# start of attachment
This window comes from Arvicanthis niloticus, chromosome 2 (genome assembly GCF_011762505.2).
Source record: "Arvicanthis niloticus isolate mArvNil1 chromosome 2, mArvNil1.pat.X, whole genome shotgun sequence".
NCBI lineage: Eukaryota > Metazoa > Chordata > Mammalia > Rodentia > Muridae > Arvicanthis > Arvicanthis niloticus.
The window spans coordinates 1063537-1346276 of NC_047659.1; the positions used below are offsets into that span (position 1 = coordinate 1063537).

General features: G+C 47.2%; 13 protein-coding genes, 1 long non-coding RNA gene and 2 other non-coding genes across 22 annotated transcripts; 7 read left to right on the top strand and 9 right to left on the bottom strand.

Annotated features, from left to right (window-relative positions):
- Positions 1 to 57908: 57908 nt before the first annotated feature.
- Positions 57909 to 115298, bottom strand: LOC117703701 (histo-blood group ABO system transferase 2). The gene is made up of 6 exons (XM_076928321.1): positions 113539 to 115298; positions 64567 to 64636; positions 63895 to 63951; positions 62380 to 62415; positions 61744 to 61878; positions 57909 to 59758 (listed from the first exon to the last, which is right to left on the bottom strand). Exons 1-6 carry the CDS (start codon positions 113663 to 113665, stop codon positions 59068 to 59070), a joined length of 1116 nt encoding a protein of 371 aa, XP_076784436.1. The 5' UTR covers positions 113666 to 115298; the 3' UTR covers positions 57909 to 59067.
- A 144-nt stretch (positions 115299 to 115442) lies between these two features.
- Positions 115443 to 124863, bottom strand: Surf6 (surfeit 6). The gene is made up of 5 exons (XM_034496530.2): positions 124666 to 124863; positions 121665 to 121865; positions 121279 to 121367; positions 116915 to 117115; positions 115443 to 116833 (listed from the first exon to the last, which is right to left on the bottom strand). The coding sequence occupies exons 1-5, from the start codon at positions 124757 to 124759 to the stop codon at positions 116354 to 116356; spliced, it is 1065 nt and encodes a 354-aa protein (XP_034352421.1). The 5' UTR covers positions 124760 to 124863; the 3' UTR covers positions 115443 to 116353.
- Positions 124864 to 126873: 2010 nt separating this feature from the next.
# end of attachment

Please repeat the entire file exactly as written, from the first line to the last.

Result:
This window comes from Arvicanthis niloticus, chromosome 2 (genome assembly GCF_011762505.2).
Source record: "Arvicanthis niloticus isolate mArvNil1 chromosome 2, mArvNil1.pat.X, whole genome shotgun sequence".
NCBI lineage: Eukaryota > Metazoa > Chordata > Mammalia > Rodentia > Muridae > Arvicanthis > Arvicanthis niloticus.
The window spans coordinates 1063537-1346276 of NC_047659.1; the positions used below are offsets into that span (position 1 = coordinate 1063537).

General features: G+C 47.2%; 13 protein-coding genes, 1 long non-coding RNA gene and 2 other non-coding genes across 22 annotated transcripts; 7 read left to right on the top strand and 9 right to left on the bottom strand.

Annotated features, from left to right (window-relative positions):
- Positions 1 to 57908: 57908 nt before the first annotated feature.
- Positions 57909 to 115298, bottom strand: LOC117703701 (histo-blood group ABO system transferase 2). The gene is made up of 6 exons (XM_076928321.1): positions 113539 to 115298; positions 64567 to 64636; positions 63895 to 63951; positions 62380 to 62415; positions 61744 to 61878; positions 57909 to 59758 (listed from the first exon to the last, which is right to left on the bottom strand). Exons 1-6 carry the CDS (start codon positions 113663 to 113665, stop codon positions 59068 to 59070), a joined length of 1116 nt encoding a protein of 371 aa, XP_076784436.1. The 5' UTR covers positions 113666 to 115298; the 3' UTR covers positions 57909 to 59067.
- A 144-nt stretch (positions 115299 to 115442) lies between these two features.
- Positions 115443 to 124863, bottom strand: Surf6 (surfeit 6). The gene is made up of 5 exons (XM_034496530.2): positions 124666 to 124863; positions 121665 to 121865; positions 121279 to 121367; positions 116915 to 117115; positions 115443 to 116833 (listed from the first exon to the last, which is right to left on the bottom strand). The coding sequence occupies exons 1-5, from the start codon at positions 124757 to 124759 to the stop codon at positions 116354 to 116356; spliced, it is 1065 nt and encodes a 354-aa protein (XP_034352421.1). The 5' UTR covers positions 124760 to 124863; the 3' UTR covers positions 115443 to 116353.
- Positions 124864 to 126873: 2010 nt separating this feature from the next.